Maitre Hauchecorne is an old peasant and a bit of a scoundrel with a reputation for thriftiness and untrustworthiness. He has few true friends or family (no family is mentioned in the story). Hauchecorne's low self-esteem comes from both his hereditary status and his cheapness; and he is ashamed when an adversary, Malandain, sees him bending in the dirt to pick up what would be for most people a worthless piece of string. Although Hauchecorne has no connection with the missing purse, which is eventually found, the fact that he was seen picking up something from the street makes him a suspect. Hauchecorne is searched and cleared, and the purse is eventually found, but he has already spread the story of his innocence about town. Because of his past reputation, no one believes him--before or after the purse is recovered.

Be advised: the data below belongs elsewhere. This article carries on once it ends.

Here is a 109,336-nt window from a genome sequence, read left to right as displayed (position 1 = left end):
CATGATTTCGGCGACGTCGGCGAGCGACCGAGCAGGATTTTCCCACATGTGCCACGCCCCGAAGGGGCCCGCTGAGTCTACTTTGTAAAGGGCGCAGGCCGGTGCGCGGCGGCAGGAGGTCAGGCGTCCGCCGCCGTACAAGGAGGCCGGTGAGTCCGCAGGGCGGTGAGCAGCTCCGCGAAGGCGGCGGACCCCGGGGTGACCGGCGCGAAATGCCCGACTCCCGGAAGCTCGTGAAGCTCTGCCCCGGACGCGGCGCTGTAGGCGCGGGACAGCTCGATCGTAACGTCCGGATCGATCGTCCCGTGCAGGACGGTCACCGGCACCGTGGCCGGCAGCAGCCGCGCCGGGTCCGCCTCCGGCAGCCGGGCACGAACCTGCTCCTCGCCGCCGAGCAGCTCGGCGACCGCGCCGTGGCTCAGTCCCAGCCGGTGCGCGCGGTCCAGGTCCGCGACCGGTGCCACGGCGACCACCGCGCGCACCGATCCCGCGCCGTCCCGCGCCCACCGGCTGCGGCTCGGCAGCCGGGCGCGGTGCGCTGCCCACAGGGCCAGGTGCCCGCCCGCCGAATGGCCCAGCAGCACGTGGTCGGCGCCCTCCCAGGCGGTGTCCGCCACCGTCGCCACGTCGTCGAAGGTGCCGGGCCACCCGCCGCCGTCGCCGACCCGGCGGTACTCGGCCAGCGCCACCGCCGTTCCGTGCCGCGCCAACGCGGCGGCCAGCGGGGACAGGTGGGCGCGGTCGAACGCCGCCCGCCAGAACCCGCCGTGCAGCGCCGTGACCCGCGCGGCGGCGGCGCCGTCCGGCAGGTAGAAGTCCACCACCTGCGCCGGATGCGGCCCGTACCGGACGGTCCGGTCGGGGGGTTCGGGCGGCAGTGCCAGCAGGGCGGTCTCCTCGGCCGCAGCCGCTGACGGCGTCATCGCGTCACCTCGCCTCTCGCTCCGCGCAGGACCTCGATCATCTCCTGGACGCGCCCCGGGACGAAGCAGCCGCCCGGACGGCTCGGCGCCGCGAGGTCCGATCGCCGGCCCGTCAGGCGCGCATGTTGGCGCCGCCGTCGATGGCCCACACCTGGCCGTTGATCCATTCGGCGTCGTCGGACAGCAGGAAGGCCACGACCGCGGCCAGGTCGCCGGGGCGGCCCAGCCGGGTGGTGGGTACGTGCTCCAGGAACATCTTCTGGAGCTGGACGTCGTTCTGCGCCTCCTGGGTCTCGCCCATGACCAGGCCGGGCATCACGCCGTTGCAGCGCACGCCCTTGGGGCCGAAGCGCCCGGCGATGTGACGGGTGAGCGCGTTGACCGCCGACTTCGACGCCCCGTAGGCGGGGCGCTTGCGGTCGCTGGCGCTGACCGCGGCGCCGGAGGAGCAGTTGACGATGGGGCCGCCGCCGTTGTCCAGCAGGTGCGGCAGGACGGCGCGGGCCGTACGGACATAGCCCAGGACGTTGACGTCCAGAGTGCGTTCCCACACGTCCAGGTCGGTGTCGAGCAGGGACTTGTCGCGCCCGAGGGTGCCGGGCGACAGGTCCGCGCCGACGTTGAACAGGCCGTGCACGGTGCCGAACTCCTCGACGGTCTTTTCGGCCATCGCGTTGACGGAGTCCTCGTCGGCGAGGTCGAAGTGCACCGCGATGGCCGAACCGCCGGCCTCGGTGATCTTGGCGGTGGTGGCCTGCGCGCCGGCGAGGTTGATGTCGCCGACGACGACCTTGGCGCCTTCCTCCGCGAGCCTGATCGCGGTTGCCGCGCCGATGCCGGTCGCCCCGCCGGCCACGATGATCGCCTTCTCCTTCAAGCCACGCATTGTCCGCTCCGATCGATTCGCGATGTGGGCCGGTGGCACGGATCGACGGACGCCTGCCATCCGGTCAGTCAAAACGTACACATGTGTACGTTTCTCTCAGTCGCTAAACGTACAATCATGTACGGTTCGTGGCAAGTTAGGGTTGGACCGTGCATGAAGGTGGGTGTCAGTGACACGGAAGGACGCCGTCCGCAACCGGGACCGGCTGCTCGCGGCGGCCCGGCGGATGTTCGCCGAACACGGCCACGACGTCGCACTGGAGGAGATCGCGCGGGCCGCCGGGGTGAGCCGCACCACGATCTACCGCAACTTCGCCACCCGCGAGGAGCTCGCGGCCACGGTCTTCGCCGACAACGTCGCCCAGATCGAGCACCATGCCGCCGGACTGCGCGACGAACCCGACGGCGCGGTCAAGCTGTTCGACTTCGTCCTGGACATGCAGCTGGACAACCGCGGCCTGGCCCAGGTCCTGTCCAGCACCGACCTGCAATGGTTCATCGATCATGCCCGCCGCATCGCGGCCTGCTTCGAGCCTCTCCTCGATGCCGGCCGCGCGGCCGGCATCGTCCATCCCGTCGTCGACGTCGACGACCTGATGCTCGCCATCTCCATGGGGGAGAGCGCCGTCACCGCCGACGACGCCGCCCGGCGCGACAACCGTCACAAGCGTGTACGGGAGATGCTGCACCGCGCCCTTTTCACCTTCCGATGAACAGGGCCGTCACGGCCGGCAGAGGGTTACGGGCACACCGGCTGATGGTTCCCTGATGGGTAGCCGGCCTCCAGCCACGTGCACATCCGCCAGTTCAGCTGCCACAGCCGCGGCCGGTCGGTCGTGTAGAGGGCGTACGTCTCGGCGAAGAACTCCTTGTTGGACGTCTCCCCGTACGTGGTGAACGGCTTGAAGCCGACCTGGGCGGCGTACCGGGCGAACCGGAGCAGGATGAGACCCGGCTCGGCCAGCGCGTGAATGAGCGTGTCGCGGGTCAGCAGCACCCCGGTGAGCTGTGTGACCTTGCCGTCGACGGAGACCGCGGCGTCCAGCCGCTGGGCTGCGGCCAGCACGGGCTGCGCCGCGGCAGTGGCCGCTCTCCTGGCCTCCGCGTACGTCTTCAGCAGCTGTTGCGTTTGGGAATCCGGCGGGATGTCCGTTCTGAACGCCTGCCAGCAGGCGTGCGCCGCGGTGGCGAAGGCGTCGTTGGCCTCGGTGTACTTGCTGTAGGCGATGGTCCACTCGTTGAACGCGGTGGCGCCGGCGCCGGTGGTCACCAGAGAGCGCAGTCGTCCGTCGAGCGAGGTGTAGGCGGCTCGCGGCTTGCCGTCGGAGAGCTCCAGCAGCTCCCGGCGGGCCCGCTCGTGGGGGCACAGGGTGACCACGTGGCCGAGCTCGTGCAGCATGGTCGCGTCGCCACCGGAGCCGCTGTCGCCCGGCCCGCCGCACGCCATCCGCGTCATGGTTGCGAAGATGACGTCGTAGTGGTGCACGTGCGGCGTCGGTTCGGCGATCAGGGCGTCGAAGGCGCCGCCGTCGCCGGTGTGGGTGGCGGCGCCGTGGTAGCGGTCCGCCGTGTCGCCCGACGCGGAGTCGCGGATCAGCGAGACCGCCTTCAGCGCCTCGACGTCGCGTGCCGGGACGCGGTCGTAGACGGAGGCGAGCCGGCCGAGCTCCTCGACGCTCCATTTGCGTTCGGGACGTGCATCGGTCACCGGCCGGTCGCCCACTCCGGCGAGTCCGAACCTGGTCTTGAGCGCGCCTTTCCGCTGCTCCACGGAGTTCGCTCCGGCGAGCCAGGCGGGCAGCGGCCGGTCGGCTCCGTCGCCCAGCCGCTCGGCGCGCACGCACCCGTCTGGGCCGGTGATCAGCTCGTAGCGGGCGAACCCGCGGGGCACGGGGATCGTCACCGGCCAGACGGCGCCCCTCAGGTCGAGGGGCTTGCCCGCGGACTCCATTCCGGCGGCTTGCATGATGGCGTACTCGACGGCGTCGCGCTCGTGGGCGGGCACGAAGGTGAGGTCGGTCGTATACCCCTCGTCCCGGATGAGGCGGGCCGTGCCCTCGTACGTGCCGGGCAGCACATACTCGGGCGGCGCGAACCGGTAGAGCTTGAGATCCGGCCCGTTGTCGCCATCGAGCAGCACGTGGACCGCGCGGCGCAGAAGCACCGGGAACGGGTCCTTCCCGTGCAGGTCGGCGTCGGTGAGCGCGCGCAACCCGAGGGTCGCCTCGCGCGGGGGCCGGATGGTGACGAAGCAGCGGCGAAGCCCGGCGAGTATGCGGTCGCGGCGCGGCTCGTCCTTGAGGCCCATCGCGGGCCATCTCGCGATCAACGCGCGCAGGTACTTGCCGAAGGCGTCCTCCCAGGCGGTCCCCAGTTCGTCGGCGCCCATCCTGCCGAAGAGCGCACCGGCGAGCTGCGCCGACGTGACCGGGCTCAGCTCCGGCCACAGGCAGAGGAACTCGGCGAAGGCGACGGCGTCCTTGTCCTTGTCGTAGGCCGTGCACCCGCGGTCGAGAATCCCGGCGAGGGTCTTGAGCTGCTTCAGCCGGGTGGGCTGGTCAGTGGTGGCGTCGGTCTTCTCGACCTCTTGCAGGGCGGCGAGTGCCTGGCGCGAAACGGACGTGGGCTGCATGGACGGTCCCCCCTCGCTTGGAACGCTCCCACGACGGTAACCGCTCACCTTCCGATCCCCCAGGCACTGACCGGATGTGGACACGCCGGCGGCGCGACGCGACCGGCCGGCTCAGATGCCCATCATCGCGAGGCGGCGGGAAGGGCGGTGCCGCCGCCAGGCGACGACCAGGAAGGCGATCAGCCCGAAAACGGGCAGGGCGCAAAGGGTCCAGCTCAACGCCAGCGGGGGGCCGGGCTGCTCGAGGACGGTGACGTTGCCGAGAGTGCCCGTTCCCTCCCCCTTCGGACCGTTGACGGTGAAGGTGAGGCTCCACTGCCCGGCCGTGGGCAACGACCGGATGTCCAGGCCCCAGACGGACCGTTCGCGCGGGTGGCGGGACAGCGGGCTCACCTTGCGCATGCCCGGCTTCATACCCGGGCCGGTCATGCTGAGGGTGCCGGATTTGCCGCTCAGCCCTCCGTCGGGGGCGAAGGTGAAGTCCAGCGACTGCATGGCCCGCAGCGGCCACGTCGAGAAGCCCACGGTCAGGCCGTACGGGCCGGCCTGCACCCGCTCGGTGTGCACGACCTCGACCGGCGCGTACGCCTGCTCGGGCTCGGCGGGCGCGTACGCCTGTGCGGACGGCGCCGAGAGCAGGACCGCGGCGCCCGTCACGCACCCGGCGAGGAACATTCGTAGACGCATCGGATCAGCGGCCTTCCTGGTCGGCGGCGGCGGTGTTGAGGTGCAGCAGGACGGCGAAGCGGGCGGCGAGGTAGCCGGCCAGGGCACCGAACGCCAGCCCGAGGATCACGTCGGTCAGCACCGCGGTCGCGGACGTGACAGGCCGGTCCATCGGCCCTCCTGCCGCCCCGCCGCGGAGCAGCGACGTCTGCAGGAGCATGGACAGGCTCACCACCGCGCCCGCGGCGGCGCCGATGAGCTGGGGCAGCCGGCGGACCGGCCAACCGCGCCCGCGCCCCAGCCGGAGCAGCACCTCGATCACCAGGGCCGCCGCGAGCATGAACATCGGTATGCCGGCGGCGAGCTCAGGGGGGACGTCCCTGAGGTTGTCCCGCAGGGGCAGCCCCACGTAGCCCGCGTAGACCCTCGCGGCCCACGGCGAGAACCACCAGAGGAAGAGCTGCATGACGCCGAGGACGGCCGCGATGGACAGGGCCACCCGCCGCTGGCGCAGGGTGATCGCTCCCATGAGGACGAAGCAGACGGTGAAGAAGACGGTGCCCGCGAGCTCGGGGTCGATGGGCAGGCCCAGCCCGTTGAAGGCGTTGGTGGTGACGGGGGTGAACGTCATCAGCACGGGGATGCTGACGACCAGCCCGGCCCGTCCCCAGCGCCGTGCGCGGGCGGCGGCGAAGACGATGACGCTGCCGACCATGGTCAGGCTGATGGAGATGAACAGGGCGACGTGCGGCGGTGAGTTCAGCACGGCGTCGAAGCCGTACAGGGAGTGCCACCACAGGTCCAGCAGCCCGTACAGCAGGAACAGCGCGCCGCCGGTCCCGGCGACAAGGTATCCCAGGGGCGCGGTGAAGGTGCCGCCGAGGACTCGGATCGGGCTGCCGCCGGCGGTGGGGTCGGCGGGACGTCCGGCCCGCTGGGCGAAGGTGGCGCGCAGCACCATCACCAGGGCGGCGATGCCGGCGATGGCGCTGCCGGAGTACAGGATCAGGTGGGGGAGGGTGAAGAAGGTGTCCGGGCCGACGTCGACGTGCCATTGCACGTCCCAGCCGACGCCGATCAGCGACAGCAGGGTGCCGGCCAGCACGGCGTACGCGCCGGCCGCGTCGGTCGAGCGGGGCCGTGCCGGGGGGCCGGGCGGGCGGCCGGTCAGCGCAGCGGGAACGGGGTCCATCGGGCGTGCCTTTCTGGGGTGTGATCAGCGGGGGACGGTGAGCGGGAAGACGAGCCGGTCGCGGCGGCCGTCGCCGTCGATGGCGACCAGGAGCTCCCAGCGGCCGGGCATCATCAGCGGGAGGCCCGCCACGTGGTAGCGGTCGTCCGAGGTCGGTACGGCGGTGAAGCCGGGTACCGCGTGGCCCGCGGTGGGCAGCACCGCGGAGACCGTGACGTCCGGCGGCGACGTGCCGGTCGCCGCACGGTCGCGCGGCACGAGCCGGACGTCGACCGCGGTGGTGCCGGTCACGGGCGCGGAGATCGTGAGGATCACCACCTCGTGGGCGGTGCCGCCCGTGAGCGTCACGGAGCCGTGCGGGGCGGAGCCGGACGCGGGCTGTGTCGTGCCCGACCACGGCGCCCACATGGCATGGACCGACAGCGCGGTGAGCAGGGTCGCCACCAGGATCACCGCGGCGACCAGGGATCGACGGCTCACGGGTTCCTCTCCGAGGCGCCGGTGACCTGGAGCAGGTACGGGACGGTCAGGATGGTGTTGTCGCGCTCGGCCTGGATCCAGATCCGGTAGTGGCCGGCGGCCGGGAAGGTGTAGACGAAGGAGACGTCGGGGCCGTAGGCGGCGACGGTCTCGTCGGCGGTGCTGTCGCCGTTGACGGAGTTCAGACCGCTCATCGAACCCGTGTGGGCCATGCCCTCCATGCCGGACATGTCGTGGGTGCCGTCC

Hauchecorne also appears to be an outsider to the village, and he lives--probably alone--somewhere beyond the town proper. After his repeated tales of the string are spread throughout the village, he becomes even more of an outcast and, eventually, the butt of jokes. It is all too much for Hauchecorne, who, at one point, prided himself on his business practicality. In the end, he cannot walk about the town without feeling the stares and scornful laughter that he imagines coming from everyone he sees.
The string becomes the symbol of his downfall--a worthless, trivial thing that eventually becomes the defining moment of his later life. He dies miserable and alone, all because of "a little bit of string."